There's a steadily mounting sense of anxious dread that informs "Boys Don't Cry," the deeply disturbing but riveting first feature from former journalist and photographer Kimberly Peirce.
The film tells the true story of Brandon Teena (Hilary Swank), a Nebraska boy with a carefully contained secret, who waits too late to wake up and escape from his oppressive nightmare in a small town where an unusual lifestyle choice leads to consequences far worse than mere ostracization. By the time daylight comes, a brutal rape has been committed and bloodied corpses line the floor of a run-down house in an isolated burg 75 miles outside of Lincoln, Neb.
The boy, you see, is really a girl. At least, that's what's indicated -- Teena Brandon -- on the birth certificate. Peirce's film, based on the widely publicized coverage, offers a chilling, ultimately sympathetic portrait of a damaged outsider so exhilarated by the possibility of a real human connection that she's willing to risk everything.
But first, it's all reckless joy, as Brandon, on the lam from forgery and auto-theft charges, celebrates life among the alcohol-soaked numbskulls and a few likable folks in tiny Falls City. (The real locale wasn't hospitable to the production, so Peirce borrowed the Dallas area as a stand-in.)
Pool games, karaoke singing and heavy drinking at the local bar, as well as hanging out at the local convenience store and playing endless rounds of tailgate surfing (grabbing a rope extended from a pickup truck's cab to its rear and holding on for dear life) constitute good times in the dead-end community. And you thought cow tipping was a lonely cornhusker's only sport.
Swank, a former child actress seen in "Buffy the Vampire Slayer" and on television's "Beverly Hills, 90210," gives the most entrancing performances as the open-faced, sweet, likable kid who buddies up with a pair of ex-cons and wins the charms of sullen-but-needy Lana (the excellent Chloë Sevigny of "The Last Days of Disco" and "Kids"), a bored teen-ager stuck in a monotonous job at a spinach-packing factory.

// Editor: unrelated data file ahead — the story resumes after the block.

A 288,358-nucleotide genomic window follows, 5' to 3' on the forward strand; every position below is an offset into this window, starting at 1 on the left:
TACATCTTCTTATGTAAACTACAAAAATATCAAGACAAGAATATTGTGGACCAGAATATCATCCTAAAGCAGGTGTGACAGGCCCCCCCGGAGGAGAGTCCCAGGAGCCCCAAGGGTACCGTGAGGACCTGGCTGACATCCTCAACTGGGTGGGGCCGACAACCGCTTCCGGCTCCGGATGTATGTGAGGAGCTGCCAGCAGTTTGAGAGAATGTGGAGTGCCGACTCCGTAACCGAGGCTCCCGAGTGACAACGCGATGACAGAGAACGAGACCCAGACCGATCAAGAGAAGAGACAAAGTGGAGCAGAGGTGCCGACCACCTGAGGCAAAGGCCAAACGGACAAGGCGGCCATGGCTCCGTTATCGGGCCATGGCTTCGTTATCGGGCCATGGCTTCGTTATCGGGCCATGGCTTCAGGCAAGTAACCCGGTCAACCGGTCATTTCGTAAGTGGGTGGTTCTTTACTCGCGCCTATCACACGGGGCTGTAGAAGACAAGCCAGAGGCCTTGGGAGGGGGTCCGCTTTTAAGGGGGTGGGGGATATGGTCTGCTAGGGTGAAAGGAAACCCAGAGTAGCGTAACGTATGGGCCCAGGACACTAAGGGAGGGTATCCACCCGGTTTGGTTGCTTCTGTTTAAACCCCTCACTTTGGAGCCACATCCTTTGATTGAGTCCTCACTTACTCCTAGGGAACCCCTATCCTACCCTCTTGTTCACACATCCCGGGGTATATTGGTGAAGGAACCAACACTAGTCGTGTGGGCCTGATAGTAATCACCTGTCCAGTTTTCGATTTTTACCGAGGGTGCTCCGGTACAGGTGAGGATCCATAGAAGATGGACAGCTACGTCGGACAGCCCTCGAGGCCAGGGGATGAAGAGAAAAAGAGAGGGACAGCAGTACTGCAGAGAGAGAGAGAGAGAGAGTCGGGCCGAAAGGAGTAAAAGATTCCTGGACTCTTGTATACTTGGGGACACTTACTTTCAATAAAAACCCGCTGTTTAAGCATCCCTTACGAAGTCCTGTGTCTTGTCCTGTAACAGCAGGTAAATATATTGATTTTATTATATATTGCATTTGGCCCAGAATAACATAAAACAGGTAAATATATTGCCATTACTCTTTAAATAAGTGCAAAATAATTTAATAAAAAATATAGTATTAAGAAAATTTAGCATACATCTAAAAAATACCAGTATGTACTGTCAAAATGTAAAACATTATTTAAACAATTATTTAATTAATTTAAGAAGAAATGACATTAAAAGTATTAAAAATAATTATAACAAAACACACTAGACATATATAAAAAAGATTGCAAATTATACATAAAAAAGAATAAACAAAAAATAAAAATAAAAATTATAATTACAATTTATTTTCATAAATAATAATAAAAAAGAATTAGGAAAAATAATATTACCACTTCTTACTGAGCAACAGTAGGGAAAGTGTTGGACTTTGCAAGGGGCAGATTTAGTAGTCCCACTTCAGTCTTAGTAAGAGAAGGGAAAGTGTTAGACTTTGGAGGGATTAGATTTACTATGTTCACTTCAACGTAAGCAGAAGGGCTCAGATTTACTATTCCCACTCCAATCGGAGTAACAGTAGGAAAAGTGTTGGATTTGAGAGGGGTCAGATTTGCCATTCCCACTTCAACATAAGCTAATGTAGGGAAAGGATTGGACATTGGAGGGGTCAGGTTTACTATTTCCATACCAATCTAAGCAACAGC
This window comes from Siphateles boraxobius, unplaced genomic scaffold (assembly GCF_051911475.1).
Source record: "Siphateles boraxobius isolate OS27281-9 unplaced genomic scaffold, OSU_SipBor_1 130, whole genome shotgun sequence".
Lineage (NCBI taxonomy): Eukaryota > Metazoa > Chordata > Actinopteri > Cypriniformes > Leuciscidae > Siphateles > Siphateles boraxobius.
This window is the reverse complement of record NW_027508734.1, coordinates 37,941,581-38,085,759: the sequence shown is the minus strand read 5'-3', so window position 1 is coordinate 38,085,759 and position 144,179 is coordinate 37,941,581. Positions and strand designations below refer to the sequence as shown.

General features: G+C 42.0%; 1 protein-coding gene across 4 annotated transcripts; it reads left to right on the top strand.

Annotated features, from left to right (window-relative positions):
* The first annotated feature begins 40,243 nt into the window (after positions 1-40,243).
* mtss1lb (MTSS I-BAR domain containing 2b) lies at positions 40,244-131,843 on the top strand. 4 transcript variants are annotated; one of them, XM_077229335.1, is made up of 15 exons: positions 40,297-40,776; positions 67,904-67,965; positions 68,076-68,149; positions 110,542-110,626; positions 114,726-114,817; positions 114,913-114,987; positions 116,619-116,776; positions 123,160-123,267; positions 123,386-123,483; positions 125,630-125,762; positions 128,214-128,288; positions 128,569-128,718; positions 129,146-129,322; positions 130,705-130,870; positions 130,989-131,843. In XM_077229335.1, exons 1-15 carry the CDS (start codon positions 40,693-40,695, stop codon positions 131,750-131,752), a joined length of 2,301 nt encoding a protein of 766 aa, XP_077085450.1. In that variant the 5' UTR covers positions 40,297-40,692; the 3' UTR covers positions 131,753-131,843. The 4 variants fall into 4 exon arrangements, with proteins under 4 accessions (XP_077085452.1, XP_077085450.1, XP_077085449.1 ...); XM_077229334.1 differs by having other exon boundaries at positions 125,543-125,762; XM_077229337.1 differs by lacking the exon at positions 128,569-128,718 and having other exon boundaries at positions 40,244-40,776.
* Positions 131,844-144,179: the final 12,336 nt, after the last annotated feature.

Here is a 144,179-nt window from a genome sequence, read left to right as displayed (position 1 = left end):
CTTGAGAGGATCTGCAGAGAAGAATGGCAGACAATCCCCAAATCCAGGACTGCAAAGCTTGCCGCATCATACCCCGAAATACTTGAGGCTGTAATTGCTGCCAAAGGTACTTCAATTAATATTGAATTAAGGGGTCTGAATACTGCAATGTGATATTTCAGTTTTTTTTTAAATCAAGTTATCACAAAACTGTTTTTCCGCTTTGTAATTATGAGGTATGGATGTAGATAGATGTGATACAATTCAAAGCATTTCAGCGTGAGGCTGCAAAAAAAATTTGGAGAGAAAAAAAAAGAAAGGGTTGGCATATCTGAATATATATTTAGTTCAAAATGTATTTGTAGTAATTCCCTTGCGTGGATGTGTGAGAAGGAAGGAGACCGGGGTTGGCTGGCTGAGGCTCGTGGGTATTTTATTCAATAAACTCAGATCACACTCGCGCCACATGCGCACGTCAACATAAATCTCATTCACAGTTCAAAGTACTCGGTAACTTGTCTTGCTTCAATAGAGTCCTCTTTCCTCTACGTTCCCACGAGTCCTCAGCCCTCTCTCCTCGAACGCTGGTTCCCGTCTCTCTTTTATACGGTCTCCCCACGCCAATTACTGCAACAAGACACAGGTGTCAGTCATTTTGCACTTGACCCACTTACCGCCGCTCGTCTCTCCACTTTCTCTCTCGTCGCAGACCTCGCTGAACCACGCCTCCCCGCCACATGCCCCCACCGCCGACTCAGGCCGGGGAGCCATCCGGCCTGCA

Brandon's convincing masquerade, a remarkable achievement by Swank, is accomplished with the help of male mannerisms, a boyish haircut, a tightly wrapped chest and a carefully placed tube sock. Suffice to say that the young couple's romance gets typically serious without that secret being revealed.
It's fascinating, and maybe just a bit voyeuristic, looking for signs of Brandon's biological identity, as the confused 21-year-old proceeds to win the affections of Lana, Candace (Alicia Goranson) and practically all the other townies, including Lana's alcoholic wreck of a mom (Jeanetta Arnette).
John (Peter Sarsgaard), Lana's thuggish ex-boyfriend, and his old jailbird pal, Tom (Brendan Sexton III), at first as taken with Brandon's convivial friendliness as everyone else, soon grow suspicious of the lanky outsider who seems to be moving in on their turf.
Their sense of betrayal finally boils over into rage. This is where Peirce's direction shines as she relays all of this difficult material with real, humane empathy for the victims, as well as sympathy for their hate-filled murderers. And she manages to hint at sensationalism only on occasion.
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